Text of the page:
DENVER (AP) — A Colorado man charged with killing his family and dumping their bodies at an oil worksite taped a video presentation six years ago about saving or abandoning relationships.
A YouTube video posted in April 2012 shows Christopher Watts giving a PowerPoint presentation that he titled “Communication Speech, Relationship Deterioration and Repair.”
Watts opened the presentation by saying it is for a course he was taking.
Then he speaks of infidelity — possibly with someone at work — as a reason that relationships fail.
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Police in suburban Denver say Watts was having an affair with a co-worker before he was arrested last week in the slayings of his wife, Shanann Watts, and their two young daughters. He has not entered a plea to murder and other felony charges.
According to court documents, Watts told police in Frederick, a community in the oil and gas fields north of Denver, that he told his wife Aug. 13 that he wanted to separate. A police investigation determined that Watts “was actively involved in an affair with a co-worker,” the documents state.
Watts worked at Anadarko Petroleum. He was fired Aug. 15, the day of his arrest.
Watts told investigators that he killed his wife after discovering that she had strangled their two daughters, Bella, 3, and Celeste, 4, after he told her he wanted to separate.
He was charged this week with first degree murder and other felony counts in the slayings. Shanann’s body was discovered in a shallow grave about 40 miles (65 kilometers) from the family’s Frederick home; the girls’ bodies were recovered from nearby oil tanks, according to an arrest warrant affidavit.
In the 2012 video posted online about six months before the couple wed, Watts says he is in suburban Broomfield, where the Watts family once lived.
“Sometimes you find your partner no longer attractive physically or in their personality,” he says. “When you are in a relationship you have to show desire, lust toward your partner. Sometimes when you get married that the lust and the desire kind of fall by the wayside a little bit.”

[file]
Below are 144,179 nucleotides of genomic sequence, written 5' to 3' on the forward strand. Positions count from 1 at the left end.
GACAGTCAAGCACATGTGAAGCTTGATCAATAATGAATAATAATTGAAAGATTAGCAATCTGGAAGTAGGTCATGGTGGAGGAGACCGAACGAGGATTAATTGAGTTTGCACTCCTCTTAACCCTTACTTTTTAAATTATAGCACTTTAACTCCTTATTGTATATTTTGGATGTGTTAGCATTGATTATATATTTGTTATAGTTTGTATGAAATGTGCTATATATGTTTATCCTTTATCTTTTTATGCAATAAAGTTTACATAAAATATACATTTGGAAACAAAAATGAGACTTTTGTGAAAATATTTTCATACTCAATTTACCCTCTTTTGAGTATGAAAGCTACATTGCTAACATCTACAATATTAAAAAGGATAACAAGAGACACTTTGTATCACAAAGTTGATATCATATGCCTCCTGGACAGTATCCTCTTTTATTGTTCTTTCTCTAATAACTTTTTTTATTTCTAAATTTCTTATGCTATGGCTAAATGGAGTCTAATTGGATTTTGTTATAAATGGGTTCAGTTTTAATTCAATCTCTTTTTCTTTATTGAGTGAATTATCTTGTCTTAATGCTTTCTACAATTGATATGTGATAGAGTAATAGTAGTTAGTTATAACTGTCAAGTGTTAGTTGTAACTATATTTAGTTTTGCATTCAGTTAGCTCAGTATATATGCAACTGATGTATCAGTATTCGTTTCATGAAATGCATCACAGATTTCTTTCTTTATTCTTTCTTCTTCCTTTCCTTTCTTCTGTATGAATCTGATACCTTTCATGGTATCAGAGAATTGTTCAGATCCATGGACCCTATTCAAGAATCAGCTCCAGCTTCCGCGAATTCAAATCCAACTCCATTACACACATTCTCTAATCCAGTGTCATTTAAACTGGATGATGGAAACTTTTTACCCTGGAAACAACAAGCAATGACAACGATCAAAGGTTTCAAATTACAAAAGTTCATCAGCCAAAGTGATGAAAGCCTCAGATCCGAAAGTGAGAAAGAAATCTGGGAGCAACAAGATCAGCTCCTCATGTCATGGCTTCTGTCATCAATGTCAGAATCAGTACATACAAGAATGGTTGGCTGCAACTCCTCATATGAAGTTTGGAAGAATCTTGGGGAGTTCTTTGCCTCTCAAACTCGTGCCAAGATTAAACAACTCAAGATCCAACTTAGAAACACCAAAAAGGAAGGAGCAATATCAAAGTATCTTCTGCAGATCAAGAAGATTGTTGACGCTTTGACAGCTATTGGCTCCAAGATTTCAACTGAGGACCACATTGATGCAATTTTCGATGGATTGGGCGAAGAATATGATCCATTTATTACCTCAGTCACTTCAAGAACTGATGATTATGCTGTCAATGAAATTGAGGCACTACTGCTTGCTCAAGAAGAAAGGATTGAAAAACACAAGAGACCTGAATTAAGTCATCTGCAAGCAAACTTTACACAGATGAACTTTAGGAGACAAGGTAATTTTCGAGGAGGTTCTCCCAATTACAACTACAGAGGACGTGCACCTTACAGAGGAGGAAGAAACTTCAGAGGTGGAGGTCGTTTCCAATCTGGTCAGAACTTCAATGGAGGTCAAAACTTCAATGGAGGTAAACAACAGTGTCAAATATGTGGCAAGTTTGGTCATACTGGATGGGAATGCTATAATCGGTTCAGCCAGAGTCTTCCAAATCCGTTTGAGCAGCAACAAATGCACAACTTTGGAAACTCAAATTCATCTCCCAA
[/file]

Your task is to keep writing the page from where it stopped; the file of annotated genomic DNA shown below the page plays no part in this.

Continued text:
At another point, Watts says: “Even at the job. You might meet a new person and (it) could strengthen into something else and could weaken the bond you have with the partner you have.”
“And you feel that you might be better with someone else that you’ve met,” he declares. “You think that you can no longer do — that your partner is someone that you can’t be with.”
Krista Henery, a spokeswoman for the Weld County district attorney’s office, declined comment about the video Wednesday. Watts’ public defender, James Merson, did not immediately return a phone message.
Watts in the video cites various experts in recommending steps to strengthen and salvage relationships, including listening attentively, thinking before speaking, and openly expressing support and affection.
“Sometimes when you have children and your relationship starts to deteriorate a child could help repair it,” he says.
He also lists three questions to ask when a relationship is in jeopardy:
“Do I have the desire to keep this relationship going? Do I have a moral obligation to stay in this relationship? Or is it a necessity for me to stay in this relationship?”
As Watts ends the presentation, he gets a round of applause from two women and two men seated on a sofa across the room. One of the women says, “Good job.”
Shanann Watts is not seen in the video. Under a last name she had in an earlier marriage, Shanann King posted a comment to the video that said: “Great job Christopher! Good information!”
North Carolina court records show she divorced around 2009, several years before she and Christopher Watts married.
Associated Press writer Jonathan Drew contributed from Raleigh, North Carolina.